A couple of weeks ago I had a rare Sunday morning free (I was off and we worshiped earlier in the weekend). In my hotel room, I sampled the many Christian television options available on the local cable system.
Death and Damnation and Hell, Oh My!
What I found was lots of religion, but very little Jesus. There were plenty of pastors shouting (literally) about sin and spewing warnings about damnation. If you were a backslider, a liberal, a homosexual, or a “whoremonger,” (that’s not a word you hear every day) you were on your way to hell. I would guess those pastors picked those particular things about which to disgorge condemnation because they are things that they, or their congregations, don’t struggle with very much.
Or here’s another possibility. Maybe the opposite is true – might some preachers scream about things they secretly and desperately struggle against because those things scare them so much they must yell about them? If they are strident enough in their opposition, then no one will suspect their struggle. I’m not saying that’s necessarily the case, but it is something to consider . . .
Anyway, you can really fire folks up by demonizing “those people” – sort of like the “religious” guy at the Temple Jesus talked about who thanked God he wasn’t like those other “sinners.”
You might remember that Jesus didn’t think a lot of him and his self-righteousness.
But I’m sure stuff like that really gets the pledges coming in to the toll-free numbers that inevitably crawled across the bottom of the screen.
Happy Happy, Joy Joy (also Oh My!)
There was, however, one preacher I found that morning who was different. One preacher who didn’t talk about sin at all, who didn’t yell or point his finger into the camera. He just smiled. A lot.
What that happy preacher told me through the hotel television was that God wants me to be happy. If I just have enough faith, and if I talk to God enough, God will do things to make me happy. But, if my faith waivers or if I neglect time in prayer, there will be consequences.
I may not get a good parking place when I go shopping, or I may forget my workout shoes when I go to the gym. (I feel a need to state I’m not making this up.)
But if I get it right, God will get me that close parking place and I’ll get to the gym and find that I HAVE MY SHOES!
That’s a God a can get behind!
Unfortunately, it’s not the God I meet in the Bible.
It’s Not God Who’s Letting You Down, It’s Your Theology
Folks in my church are probably tired of hearing me say this, but here it is: Jesus did not die on the Cross to make me comfortable.
The “point” of following Jesus Christ is not to live faithfully in order to get God to do stuff for us and to protect us from bad stuff. We are called to be faithful because of what God has already done for us.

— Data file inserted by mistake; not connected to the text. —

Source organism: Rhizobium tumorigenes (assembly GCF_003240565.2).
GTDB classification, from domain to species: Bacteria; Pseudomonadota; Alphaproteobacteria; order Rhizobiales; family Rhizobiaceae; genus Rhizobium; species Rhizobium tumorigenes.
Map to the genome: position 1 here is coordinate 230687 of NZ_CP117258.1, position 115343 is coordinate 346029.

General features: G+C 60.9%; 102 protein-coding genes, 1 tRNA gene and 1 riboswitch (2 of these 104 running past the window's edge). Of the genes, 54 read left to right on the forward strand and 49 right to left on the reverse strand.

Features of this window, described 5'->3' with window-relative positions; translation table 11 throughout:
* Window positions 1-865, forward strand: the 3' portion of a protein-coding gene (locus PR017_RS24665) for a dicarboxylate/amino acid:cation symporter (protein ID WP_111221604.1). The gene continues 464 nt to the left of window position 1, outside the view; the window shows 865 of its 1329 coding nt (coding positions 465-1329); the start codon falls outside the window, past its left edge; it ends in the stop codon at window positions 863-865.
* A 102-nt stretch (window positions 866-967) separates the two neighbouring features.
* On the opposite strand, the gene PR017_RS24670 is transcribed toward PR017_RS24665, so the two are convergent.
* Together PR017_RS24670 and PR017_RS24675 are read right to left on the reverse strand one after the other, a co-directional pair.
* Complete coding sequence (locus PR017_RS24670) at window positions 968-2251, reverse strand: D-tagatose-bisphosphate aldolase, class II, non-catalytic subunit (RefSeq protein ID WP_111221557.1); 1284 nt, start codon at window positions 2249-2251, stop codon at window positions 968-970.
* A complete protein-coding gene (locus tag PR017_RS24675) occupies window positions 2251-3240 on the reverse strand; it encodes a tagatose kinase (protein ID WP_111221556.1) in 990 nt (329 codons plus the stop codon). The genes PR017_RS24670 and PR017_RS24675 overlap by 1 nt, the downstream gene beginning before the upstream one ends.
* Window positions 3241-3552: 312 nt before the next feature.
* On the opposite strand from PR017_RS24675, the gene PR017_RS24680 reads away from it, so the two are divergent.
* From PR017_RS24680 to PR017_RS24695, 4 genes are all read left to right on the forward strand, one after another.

On the cross. Not at the mall.
God-As-Magical-Genie theology is just as disturbing as the Theology of Other-Condemnation. When God doesn’t “deliver,” we’re either disappointed with God or we beat ourselves up for not believing enough and doing it “right.”
Back when I was an intern pastor, a woman I’d never seen before stopped by the church office. She was crying and wanted to talk to someone. When I sat down with her, she told me how terrible her last year had been – a tale of illness and death (both human and pets), relationship strife and financial struggle. Then she told me she had been to her own pastor. This was his response:
“Obviously you’re not praying enough.”
Harsh, isn’t it. But that’s the flip-side to the “God wants you to be happy” brand of theology. God wants to bless you (in material ways) it says; all you’ve got to do is want it enough.
So, those Christians who struggle with illness and finances must not want it enough. Those Christians in the Third World who live on less than a dollar a day and watch their children die from lack of food and clean water, they must not want it enough. Those Christians who live in places where they are thrown into jail and tortured and even killed for their faith, they must not want it enough.
And Jesus’ disciples, almost all of whom were reportedly killed for sharing the Gospel, they must not have wanted it enough. Paul was definitely doing something wrong as he undertook his great mission to the Gentiles, as he had health problems that wouldn’t go away, kept getting beaten and thrown into jail, and was finally executed.
God does not promise us “our best life now.” God promises us our best life in eternity, while for now we will endure trials and tragedies. What God promises us is never to leave us alone, to experience our struggles right along with us, and to love us no matter what.
What God promises us is grace, God’s undeserved love, forgiveness, and salvation. Grace depends not on our own faith, but on God’s perfect faithfulness.
I’m disappointed that I couldn’t find any of that on the hotel TV on that Sunday morning. (In fairness, there may be some grace-emphasizing theology on TV, but there is certainly a preponderance of other stuff.)
But what is tragic is that unChristians who may be flipping through the channels on Sunday mornings are likely to get either condemnation or genie-theology. And speaking as someone who made that trip through the channels on occasional Sunday mornings when I was an unChristian myself, it’s tragic because either of those pictures of God are very easy to reject.